As a Canon user, owning a high-quality same brand, wide-angle zoom lens is a must. Luckily, Canon produces a variety of wide-angle zooms in their L-series which go from 16mm, 17mm, and 20mm upwards and are all great performance. The Canon EF 16-35mm f/2.8L III USM adds to the lineup with the latest optics and some other goodies thrown in for good measure. Here we will see if this version can outperform the rest.
Like all lenses from Canon’s L lineup, the Canon EF 16-35mm f/2.8L III USM is built to last and includes the best optics. Breaking down the specifications, the ‘III’ means this is Canon’s third 16-35mm f/2.8. It features 16 elements in 11 groups, having 2 aspherical elements and lots of special coatings in the form of Fluorine, Sub-Wavelength and Air-Sphere. All the elements move internally when zooming, so you can fit all those circular filters at a large 82mm.
Inside the lens are nine rounded diaphragm blades for producing nice highlights, with an aperture range of f/2.8 – f/22. Focusing is done with Canon’s usual Ultrasonic Autofocus Motor. A petal shaped hood is included and everything weighs in at 790g. As a last note, if you use this lens on a crop sensor camera the focal length will be 26-55mm.
Simplicity is the key with the layout on Canon lenses. There’s a big front focus ring which has manual focus override, the regular Canon distance scale, and a switch for auto and manual focus. Lastly, the zoom ring is just as smooth and easy to use with not much trouble going from 16-35mm. Everything here is fully weatherproofed.
The most common uses for a wide angle zoom will be for landscapes and architecture. In this realm, sharpness is key and the Canon EF 16-35mm f/2.8L III USM definitely delivers on this front. It’s surprisingly sharp, even when wide open, and in the corners at both 16mm and 35mm. It really brings in the happiness factor when reviewing images on a big screen, as there are far more keepers with pin sharp detail. I just wish all lenses were this sharp across the whole range.
Bokeh or background blur is something you want on a f/2.8 lens. With a wide-angle lens it’s usually not as critical as with a telephoto, but it’s there if you need it. There’s enough bokeh to punch your subject out from the background, with elements being smooth enough to not be distracting. In other words, for a wide angle lens, the bokeh is very good.
Distortion wise, there are the typical amounts as you would find in a wide angle lens with the most prominent being at 16mm with some pincushioning at 35mm. This can usually be easily corrected with the right lens profile in software.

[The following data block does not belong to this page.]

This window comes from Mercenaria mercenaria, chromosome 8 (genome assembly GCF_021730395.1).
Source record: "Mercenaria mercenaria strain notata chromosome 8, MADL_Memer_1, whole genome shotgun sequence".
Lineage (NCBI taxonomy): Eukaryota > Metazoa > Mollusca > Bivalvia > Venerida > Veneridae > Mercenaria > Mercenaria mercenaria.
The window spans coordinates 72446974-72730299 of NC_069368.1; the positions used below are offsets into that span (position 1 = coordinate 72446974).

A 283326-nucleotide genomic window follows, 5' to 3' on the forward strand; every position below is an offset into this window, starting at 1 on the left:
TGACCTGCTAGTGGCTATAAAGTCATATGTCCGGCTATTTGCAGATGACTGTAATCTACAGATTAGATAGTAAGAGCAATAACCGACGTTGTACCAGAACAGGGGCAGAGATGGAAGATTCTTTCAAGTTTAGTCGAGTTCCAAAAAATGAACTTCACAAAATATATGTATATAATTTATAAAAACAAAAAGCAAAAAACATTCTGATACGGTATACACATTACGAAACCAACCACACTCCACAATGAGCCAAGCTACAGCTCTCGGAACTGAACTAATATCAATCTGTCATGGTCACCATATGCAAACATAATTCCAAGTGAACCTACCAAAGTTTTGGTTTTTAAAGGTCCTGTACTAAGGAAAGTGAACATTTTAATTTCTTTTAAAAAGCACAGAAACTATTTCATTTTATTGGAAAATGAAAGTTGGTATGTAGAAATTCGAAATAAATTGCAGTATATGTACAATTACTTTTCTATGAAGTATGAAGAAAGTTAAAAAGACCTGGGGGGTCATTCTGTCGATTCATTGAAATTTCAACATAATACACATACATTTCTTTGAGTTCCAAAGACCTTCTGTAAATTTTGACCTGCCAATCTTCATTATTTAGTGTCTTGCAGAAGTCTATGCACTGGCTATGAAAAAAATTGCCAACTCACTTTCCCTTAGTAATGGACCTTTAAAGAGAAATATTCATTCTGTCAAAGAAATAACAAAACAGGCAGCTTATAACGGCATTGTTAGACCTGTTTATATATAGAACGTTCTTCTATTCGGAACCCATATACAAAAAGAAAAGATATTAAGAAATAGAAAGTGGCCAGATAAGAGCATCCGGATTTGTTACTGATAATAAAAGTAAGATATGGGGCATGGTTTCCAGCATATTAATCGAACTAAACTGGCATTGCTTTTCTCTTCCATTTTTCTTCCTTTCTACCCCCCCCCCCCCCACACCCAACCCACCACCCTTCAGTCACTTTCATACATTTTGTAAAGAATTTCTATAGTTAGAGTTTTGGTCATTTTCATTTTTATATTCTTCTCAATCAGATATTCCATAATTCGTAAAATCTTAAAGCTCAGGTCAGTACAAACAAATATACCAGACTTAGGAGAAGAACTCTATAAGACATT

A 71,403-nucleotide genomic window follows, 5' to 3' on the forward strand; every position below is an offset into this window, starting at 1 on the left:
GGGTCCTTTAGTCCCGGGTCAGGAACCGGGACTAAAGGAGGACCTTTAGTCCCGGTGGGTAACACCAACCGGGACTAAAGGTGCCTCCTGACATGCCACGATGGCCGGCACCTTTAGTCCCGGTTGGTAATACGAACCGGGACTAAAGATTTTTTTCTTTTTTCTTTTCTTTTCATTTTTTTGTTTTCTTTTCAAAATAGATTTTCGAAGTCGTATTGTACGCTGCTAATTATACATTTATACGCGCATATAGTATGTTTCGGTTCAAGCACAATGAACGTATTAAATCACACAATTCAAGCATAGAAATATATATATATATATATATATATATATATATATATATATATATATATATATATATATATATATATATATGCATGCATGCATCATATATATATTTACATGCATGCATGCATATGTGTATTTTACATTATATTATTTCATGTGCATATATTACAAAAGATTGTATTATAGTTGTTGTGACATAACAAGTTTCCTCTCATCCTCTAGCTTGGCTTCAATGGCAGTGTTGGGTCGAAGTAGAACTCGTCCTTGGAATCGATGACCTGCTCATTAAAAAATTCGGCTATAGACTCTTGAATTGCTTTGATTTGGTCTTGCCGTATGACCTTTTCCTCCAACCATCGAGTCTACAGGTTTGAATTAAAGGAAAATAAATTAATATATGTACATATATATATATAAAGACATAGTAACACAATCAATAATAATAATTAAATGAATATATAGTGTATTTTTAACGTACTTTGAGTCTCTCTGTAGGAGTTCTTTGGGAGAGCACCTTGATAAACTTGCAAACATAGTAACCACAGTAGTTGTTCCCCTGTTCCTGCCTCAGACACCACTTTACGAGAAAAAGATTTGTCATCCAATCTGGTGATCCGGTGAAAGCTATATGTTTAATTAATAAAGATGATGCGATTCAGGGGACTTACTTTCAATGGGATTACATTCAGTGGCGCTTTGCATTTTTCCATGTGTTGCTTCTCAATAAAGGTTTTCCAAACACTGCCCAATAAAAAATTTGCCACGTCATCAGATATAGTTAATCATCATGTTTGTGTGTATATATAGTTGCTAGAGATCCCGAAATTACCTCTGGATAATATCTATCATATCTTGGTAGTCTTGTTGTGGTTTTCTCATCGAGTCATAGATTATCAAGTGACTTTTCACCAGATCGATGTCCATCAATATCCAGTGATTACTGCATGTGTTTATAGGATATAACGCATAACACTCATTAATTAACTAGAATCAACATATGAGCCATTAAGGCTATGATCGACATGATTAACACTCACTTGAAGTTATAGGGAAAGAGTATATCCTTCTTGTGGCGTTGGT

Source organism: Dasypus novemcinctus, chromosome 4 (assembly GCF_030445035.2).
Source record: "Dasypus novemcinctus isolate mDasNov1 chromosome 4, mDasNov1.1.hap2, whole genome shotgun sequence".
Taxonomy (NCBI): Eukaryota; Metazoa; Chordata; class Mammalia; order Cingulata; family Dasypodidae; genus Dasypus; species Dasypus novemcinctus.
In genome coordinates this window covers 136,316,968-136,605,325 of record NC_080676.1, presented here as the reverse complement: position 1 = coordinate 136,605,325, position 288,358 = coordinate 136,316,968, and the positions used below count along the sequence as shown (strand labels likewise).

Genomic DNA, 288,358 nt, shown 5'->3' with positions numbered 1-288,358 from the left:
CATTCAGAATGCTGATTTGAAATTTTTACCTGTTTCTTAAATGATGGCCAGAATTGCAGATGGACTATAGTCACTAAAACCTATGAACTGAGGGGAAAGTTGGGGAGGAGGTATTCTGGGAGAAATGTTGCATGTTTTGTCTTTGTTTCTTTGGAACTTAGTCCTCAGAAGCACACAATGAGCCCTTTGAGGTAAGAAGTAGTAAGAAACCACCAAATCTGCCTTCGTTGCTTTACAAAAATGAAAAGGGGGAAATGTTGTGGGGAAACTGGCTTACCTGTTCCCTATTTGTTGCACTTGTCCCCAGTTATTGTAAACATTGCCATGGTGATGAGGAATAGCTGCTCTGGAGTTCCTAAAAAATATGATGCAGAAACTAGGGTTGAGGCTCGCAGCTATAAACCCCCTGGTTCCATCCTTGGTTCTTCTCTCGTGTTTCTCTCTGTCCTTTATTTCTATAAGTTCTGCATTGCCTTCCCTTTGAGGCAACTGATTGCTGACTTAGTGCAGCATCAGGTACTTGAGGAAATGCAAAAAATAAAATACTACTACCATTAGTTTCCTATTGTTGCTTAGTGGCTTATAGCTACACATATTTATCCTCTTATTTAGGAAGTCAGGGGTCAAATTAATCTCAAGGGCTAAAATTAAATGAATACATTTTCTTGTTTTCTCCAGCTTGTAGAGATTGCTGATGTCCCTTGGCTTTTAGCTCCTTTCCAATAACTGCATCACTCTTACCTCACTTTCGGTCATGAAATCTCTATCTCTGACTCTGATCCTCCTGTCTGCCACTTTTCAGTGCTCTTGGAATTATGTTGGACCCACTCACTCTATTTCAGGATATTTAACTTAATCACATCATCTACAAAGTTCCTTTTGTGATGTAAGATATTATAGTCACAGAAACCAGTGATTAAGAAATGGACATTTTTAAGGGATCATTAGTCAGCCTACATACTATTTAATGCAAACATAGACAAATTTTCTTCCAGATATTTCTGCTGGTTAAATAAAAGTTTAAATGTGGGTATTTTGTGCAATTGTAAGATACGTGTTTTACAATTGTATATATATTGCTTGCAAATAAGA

Although the lense’s closest focus distance is only 0.9 feet (0.28 meters), it still does a good job of pulling in the detail from close-up subjects. As the lens is so sharp, you can easily crop down an image to get the detail you desire.
As for things like chromatic aberration, they are literally non-existent, everything being rendered as naturally as possible. Even stopped down from f/11 onwards, flaring is minimal and the lens can produce some rather pretty sun stars.
In many ways this is the sharpest wide-angle lens when fully wide open that the manufacturer produces, meaning if you want to just go off sharpness alone, the Canon EF 16-35mm f/2.8L III USM is a no-brainer purchase.
How Does the Canon EF 16-35mm f/2.8L III USM Compare?
You could argue that the 16-35mm f/4 L IS is just as sharp and has image stabilization which you don’t get on the Canon EF 16-35mm f/2.8L III USM. If you’re only shooting still subjects and are looking for half the price tag, then the slightly smaller 16-35mm f/4 L IS could do the job. The Canon 16-35mm f/2.8 L II had arguably softer corners, but a little stopping down cured things. Again, not a concern for those who are shooting still subjects.
For a cheaper alternative, there is the Tokina 17-35mm f/4 which has good optical quality, but can’t match that of the Canon EF 16-35mm f/2.8L III USM.
|Canon EF 16-35mm f/2.8L III||Tokina 17-35mm f/4|
|Diaphragm Blades||9 rounded||9 rounded|
|Elements||16 elements in 11 groups||13 elements in 12 groups|
Although this lens doesn’t have image stabilization, it makes up for it with an aperture of f/2.8. This lens is not cheap by any stretch and its large, but its big selling point is not only the usual L-series construction but also its ultra sharpness across the range. Being sharp at f/2.8 may not be a big deal in a wide angle lens to some, but having the peace of mind that no matter how wide you set the aperture, images always being sharp is a good thing.
In this regard, the 16-35mm f/4 L IS is just as good with central sharpness, costs less, is much lighter and has image stabilization. This means that the Canon EF 16-35mm f/2.8L III USM adds action shooting into its repertoire along with sharp still images.
Cost will always be a factor with any lens purchase and at this price point you may even be looking at offerings from the likes of Zeiss. The problem here is that you’re in the land of primes and if you’re a Canon body owner, it’s more than likely that you’re going to go for same brand lenses. In this regard buying into a do-it-all, wide-angle zoom that will keep on performing for many years is a worthy investment, especially if you are a semipro and upwards and all production shots matter.
This lens is expensive, but you’re also getting the top performer in its range and one of the sharpest from Canon. If you want a lens that can cover all bases in the wide-angle end of the spectrum, then you can’t do much better than the Canon EF 16-35mm f/2.8L III USM.